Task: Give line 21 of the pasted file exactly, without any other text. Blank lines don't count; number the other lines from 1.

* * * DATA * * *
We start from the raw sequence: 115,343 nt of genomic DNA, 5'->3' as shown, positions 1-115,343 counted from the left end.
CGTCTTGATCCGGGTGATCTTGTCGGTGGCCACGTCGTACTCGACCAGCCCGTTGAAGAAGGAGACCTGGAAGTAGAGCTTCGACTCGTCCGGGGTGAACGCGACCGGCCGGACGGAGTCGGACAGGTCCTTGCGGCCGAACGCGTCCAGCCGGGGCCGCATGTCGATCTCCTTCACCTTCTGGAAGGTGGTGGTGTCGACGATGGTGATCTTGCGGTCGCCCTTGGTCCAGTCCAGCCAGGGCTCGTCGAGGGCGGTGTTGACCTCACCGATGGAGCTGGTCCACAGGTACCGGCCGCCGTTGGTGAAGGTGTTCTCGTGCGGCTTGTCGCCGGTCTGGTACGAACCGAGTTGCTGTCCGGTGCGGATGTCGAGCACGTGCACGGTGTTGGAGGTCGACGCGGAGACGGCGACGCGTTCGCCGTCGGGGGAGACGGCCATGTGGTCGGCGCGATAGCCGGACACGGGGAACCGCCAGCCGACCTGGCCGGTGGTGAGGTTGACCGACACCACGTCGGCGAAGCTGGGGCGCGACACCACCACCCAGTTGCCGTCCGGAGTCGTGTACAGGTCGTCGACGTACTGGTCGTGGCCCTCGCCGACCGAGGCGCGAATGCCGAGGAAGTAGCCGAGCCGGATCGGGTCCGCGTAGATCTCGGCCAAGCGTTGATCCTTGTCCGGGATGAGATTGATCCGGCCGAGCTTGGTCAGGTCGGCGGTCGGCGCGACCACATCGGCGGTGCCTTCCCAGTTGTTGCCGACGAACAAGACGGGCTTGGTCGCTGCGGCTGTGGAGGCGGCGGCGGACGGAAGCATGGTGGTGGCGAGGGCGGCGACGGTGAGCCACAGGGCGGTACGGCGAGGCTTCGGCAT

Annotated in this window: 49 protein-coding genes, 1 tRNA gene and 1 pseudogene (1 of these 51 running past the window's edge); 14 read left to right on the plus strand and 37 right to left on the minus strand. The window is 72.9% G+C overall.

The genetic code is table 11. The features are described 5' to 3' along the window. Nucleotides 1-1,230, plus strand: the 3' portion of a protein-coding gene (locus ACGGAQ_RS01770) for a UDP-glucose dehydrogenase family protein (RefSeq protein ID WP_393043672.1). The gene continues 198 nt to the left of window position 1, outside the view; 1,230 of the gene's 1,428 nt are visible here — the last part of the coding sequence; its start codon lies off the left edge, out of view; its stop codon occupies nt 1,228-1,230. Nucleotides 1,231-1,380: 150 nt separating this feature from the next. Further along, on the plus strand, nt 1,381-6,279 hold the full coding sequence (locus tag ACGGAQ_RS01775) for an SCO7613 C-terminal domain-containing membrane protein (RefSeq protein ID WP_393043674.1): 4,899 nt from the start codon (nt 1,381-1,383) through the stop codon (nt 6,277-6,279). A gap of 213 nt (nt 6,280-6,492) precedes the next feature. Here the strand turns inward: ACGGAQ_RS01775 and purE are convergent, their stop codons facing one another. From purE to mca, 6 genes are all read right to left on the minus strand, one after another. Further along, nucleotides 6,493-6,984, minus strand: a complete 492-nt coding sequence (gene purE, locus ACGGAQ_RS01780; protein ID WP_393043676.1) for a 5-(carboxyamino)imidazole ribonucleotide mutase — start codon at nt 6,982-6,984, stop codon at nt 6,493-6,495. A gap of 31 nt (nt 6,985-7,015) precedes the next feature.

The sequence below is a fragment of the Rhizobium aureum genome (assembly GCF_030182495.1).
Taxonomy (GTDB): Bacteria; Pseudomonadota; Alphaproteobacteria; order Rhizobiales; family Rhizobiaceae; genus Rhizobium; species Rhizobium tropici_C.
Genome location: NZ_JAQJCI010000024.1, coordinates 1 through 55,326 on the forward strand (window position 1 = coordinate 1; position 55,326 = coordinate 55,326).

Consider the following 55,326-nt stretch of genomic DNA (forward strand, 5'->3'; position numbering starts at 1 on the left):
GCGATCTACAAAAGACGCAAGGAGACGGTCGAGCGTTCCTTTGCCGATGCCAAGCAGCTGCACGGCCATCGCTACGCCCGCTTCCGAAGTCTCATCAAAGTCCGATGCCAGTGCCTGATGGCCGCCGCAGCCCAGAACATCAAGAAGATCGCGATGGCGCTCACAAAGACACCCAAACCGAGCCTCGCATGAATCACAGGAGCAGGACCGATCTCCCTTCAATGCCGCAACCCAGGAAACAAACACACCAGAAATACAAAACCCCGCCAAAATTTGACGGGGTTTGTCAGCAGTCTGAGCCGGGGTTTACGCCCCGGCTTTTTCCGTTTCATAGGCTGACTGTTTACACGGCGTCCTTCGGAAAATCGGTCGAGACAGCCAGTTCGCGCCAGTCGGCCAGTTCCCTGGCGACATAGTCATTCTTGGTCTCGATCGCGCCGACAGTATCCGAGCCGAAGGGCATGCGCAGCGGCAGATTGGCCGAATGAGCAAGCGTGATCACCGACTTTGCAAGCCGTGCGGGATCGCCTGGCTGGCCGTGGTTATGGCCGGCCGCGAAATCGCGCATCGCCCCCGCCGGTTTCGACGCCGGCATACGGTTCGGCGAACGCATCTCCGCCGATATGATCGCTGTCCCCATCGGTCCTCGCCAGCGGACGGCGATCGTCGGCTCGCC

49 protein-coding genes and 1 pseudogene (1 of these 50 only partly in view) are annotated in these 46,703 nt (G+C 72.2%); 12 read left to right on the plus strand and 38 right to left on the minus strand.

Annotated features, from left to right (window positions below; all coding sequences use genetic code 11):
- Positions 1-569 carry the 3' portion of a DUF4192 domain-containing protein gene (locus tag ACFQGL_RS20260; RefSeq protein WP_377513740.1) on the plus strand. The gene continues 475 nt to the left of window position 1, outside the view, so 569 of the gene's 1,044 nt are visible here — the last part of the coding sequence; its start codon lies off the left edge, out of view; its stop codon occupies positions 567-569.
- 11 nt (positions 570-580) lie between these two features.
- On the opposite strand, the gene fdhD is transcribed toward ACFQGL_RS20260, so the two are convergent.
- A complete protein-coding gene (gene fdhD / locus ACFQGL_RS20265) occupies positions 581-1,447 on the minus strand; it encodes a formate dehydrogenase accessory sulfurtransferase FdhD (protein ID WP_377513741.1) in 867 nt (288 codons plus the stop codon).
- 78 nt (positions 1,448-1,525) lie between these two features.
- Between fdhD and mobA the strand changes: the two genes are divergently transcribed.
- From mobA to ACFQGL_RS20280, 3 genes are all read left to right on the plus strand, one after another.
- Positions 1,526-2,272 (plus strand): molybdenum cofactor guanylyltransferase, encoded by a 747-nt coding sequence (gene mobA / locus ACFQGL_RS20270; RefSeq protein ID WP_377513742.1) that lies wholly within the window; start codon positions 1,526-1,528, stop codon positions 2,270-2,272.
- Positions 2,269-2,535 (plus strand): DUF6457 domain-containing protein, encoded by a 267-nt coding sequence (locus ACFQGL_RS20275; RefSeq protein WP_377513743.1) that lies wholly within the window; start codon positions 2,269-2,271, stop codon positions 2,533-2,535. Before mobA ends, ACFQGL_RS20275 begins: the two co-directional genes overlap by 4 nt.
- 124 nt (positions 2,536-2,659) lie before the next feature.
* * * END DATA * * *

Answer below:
- 124 nt (positions 2,536-2,659) lie before the next feature.